I didn’t need to be told twice! I wrote the essay, it appeared in the fall of 2014 – and it became the beginning of a wonderful Russian-German friendship, in which everything revolves around the question of what contribution we both – he as a Russian, I as a German – can make to de-escalation in the New East-West Conflict. Together we developed the concept for an international “Broad Coalition of Reason”, inviting all people from the directly and indirectly affected countries, for whom de-escalation is more important than their respective national narratives, to join forces. Our “STOP!!! Appeal,” whose goal is to rescue Mikhail Gorbachev’s New Thought policy, and its underlying concept have been published in both Germany and Russia.
It goes without saying that with Grinberg’s, as it turned out, excellent relations with Gorbachev, the desire to meet the former president of the Soviet Union in person arose from my side every now and then.
On April 18, 2017, the time finally came.
“I’m right there with you!” – Visit with the Nobel Peace Prize winner
The Gorbachev Foundation, a sweeping three-story new building from the noughties, is located on Leningradsky Prospekt, one of Moscow’s major arterial roads, from the Belorussian Railway Station northwest, almost to Sheremetyevo Airport. As in any metropolis, the traffic there is heavy in both directions day and night, and at rush hour there are traffic jams that go on forever. Ironically, the building is flanked by two new buildings that would certainly not exist without the historic upheaval initiated by Gorbachev: to the left, a high-rise building of the Mercedes-Benz agency in Moscow, and to the right, a training center of the Russian Internet provider Yandex with a Starbucks café on the first floor.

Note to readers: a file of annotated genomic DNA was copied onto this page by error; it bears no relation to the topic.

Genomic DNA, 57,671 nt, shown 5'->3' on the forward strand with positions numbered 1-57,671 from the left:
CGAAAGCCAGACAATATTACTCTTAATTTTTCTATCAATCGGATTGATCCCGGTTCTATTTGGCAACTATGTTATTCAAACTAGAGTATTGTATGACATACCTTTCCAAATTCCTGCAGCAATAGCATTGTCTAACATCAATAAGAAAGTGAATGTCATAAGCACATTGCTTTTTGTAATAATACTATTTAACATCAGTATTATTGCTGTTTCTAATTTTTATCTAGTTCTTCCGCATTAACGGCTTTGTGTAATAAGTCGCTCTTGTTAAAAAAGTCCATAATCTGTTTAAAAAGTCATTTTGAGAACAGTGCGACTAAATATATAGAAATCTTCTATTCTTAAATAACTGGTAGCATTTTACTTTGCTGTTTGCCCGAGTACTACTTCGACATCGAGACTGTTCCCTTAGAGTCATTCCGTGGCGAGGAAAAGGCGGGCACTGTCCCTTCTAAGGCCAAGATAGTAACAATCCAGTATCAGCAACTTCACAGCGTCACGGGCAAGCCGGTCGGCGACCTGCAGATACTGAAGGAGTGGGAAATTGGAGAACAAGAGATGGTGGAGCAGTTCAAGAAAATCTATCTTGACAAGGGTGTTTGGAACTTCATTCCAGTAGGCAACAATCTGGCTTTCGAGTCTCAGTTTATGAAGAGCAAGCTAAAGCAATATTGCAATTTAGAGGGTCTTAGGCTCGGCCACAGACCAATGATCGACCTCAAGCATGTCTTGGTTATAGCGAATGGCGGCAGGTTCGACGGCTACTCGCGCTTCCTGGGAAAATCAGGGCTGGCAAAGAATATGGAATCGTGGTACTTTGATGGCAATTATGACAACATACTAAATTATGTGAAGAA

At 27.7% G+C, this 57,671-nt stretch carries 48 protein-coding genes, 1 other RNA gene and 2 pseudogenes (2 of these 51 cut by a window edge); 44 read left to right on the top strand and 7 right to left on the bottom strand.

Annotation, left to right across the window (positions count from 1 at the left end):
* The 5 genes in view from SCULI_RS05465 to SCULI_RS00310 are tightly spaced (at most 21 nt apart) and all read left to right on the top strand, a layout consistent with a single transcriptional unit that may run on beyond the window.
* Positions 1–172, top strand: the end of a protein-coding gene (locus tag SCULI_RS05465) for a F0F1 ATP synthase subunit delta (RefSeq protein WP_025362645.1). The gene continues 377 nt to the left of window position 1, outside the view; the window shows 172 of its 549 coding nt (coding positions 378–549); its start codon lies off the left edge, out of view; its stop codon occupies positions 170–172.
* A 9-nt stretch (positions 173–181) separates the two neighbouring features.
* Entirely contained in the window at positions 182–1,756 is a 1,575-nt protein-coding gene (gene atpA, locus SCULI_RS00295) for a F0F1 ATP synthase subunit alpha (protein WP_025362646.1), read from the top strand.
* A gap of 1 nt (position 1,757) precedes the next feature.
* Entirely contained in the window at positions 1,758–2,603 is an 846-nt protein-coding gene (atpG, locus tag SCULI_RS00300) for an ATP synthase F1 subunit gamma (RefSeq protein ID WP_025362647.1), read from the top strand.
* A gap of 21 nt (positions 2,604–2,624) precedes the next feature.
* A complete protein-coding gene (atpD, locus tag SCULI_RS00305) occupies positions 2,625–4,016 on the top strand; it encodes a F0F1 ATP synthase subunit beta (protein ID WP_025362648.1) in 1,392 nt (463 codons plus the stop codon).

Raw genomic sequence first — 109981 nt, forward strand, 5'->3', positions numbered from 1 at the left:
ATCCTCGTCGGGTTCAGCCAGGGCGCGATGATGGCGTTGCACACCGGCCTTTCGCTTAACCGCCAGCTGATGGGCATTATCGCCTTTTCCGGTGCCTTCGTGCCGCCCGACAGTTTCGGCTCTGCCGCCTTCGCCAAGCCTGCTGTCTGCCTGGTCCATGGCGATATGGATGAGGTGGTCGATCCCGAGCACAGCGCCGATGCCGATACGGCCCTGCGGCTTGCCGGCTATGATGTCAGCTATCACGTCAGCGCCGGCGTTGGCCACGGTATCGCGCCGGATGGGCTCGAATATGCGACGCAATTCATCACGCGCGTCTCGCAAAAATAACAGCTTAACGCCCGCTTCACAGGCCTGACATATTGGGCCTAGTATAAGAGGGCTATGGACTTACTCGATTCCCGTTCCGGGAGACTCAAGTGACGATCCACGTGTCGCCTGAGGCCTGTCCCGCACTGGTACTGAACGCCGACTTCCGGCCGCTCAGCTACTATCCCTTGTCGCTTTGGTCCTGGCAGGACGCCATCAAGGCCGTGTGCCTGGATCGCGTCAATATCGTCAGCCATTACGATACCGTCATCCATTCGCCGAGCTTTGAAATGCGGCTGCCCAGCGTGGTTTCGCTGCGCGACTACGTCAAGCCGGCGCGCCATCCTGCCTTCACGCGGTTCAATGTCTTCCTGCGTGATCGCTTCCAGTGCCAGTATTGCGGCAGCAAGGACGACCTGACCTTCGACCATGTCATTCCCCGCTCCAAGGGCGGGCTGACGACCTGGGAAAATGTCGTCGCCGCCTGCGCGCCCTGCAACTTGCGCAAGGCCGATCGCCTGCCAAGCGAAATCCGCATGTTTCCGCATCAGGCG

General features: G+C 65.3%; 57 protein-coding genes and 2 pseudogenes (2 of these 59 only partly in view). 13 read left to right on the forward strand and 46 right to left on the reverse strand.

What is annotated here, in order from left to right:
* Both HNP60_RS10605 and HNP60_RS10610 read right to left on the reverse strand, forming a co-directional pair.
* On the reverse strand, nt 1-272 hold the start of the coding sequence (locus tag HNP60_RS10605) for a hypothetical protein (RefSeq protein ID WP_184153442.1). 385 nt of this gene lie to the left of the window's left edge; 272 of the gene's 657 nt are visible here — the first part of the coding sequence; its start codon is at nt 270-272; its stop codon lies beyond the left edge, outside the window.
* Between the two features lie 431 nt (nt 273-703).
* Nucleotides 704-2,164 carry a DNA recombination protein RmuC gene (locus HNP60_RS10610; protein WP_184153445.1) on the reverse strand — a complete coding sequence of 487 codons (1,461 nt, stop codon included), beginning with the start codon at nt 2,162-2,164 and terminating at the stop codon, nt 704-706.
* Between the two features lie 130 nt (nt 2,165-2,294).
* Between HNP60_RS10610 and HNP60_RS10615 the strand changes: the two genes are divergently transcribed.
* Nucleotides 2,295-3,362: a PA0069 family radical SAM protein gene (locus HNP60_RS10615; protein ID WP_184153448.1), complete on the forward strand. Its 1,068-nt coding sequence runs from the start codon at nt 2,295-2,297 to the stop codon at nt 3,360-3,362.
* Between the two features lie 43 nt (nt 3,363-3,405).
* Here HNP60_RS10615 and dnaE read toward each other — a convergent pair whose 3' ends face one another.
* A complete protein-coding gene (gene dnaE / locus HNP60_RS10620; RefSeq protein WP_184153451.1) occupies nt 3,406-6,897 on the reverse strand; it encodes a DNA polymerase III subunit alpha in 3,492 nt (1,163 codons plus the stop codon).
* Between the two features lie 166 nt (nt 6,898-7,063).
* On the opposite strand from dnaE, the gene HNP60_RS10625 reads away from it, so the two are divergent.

I had prepared well for the meeting and had brought our most important texts on the “Broad Coalition of Reason” in Russian. But already in the car on the way to Leningradsky Prospekt, my throat almost tightened with excitement. I trotted dutifully after Ruslan Grinberg, who moved confidently through the foundation building, we rode in the elevator to the third floor, everywhere on the corridor walls photos of Mikhail Sergeyevich with politicians from all over the world or together with his wife, headed for an open door that led into a large room – and there he sat at his desk at the other end, a burgundy polo shirt under his jacket, in the background the large painting with the portrait of his beloved Raissa. We went up to him, shook his hand, Ruslan and I sat down on either side of an adjacent table opposite him – and for the first quarter of an hour I sat in front of him like a first-grader who didn’t even dare to sip the cup of tea his secretary had brought me. At least it was comforting that even Ruslan Grinberg next to me didn’t seem to feel much different!
The first thing I got out was what I had always wanted to say to him: “Mikhail Sergeyevich, I would like to thank you. No man has done so much good for mankind in the last century as you have! I am thinking, above all, of nuclear disarmament.” Whereupon he held out his hand to me across the desk, congratulated me on this earth-shattering realization, and jovially said, “I’m right there with you!”
Arrogant? Conceited? – No.
He was right! Just as embarrassing as the delusions of grandeur of the small would be a ‘delusion of smallness’ of the really big.
How the Cold War ended
It was as if I had given him the agreed cue with my thanks. He immediately began to tell it. It was the story of his struggle for nuclear disarmament and the ending of the Cold War. Gorbachev began with Eisenhower’s warning about the military-industrial complex – and only weeks later did it dawn on me: This was not just some commonplace phrase, but the speech of an elder statesman who knew very well from experience what a powerful opponent he was up against on both sides of the Iron Curtain: an opponent who, like the ancient Hydra, grows two new heads for every one that is cut off, and who is far from being defeated! Gorbachev explained that he and Ronald Reagan had succeeded in nuclear disarmament because both he and Reagan had known what a nuclear war would mean. (And I confess: With respect to Ronald Reagan this was new to me in this sharpness!)
For the first time, he said, he became aware of the enormous destructive power of the atomic bomb when, during his time as regional secretary of Stavropol, a qualified man traveled from Moscow and showed a small circle of local officials a film with original footage of the consequences of an atomic bomb explosion: the now familiar scenes of lightning, houses and trees literally blown away by the shock wave. Afterwards, they all went home completely exhausted.